Arsenal must spend more on wages if it hopes to keep players away from global competitors, former midfielder Emmanuel Petit told AFP Friday, adding fans also needed to lay off embattled manager Arsene Wenger.
It is 13-years since Wenger's 'Invincibles' won the last of his three Premier League titles and the club has just come through their worst season in two decades.
Former French national Petit was at the heart of Arsenal's glory days under Wenger but he said fans risked fixating on that era without understanding the present.
"I think that at times it has gone much too far (criticism of Wenger)," he told AFP in Bangkok where Petit was taking part in the first-round draw of the EFL's newly rebranded Carabao Cup.
"I think that, once again, people have been suffering from amnesia. I think that they tend to focus on what happened in the past, rather than the whole picture."
Wenger has spent much of the last year facing down a growing fan rebellion against his long tenure that looks unlikely to subside unless the team returns to their winning ways.
A surprise FA Cup win against Premier League champions Chelsea last month briefly lifted supporter spirits and was followed by the news that Wenger had signed a new two-year contract.
Wenger now faces a tough task of attracting new talent and keeping his best players.
For starters, he has to persuade Alexis Sanchez to sign a new contract amid rumours the Chile forward will attract offers from Bayern Munich and Manchester City.
Sanchez and team-mate Mesut Ozil are both holding out for weekly wages of around £300,000-per-week and have just one year left on their current deals.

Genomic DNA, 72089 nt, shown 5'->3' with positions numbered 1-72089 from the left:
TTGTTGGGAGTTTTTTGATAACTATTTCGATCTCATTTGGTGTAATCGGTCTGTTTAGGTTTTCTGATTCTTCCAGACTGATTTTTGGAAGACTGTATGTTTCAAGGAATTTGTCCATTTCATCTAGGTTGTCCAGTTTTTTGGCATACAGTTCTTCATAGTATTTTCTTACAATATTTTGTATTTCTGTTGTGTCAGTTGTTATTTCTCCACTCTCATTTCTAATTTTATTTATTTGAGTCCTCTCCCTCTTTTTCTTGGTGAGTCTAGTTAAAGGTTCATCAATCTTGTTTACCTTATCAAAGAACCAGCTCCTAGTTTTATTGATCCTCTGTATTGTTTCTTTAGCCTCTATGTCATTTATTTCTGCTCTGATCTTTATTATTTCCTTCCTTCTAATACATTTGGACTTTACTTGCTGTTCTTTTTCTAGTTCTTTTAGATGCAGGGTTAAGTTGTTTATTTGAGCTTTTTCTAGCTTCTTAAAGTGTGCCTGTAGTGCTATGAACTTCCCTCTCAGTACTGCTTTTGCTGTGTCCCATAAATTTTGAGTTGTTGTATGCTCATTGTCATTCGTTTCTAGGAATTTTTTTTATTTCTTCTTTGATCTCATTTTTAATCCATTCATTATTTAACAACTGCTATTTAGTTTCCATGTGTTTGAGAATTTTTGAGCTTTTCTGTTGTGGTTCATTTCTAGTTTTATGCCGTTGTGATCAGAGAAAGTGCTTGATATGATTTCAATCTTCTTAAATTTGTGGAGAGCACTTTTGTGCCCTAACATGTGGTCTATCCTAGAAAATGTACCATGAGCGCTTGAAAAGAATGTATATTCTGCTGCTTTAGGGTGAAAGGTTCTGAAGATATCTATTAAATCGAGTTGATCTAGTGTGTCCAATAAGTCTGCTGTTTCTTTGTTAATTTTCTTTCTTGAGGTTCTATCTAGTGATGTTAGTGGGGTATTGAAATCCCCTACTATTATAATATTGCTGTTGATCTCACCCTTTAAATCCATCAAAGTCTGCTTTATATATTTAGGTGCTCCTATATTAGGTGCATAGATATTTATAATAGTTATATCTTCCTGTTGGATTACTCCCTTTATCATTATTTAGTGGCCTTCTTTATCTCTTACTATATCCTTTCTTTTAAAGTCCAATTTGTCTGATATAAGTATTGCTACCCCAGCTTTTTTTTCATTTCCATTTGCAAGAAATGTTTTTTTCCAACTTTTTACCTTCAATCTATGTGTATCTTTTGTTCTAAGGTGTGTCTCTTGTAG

Petit, still sporting his trademark ponytail, said Arsenal has no choice but to compete on wages.
"I think it's time now for Arsenal to be competitive both in the transfer market but also in terms of its wage structure, because all the big European clubs are forced to spend crazy sums of money now," he said.
"There's so much competition nowadays, you see it with China, where you have clubs which are able to offer 40 million a year to the top players in Europe, obviously that upsets the market."
Wenger's transfer mishaps have left Arsenal lacking presence in midfield and bereft of an instinctive finisher, while their myriad defensive woes were exposed time and again.
Majority shareholder Stan Kroenke is ready to give Wenger £100 million ($128 million, 114 million euros) to spend, with Leicester's Riyad Mahrez, Monaco's Kylian Mbappe and AC Milan's Carlos Bacca all linked to the Gunners.
Asked what he thought about Mbappe, Petit replied: "A kid who no-one had heard of six months ago and now is worth more than a hundred million euros, you know what I mean... things move very fast in football."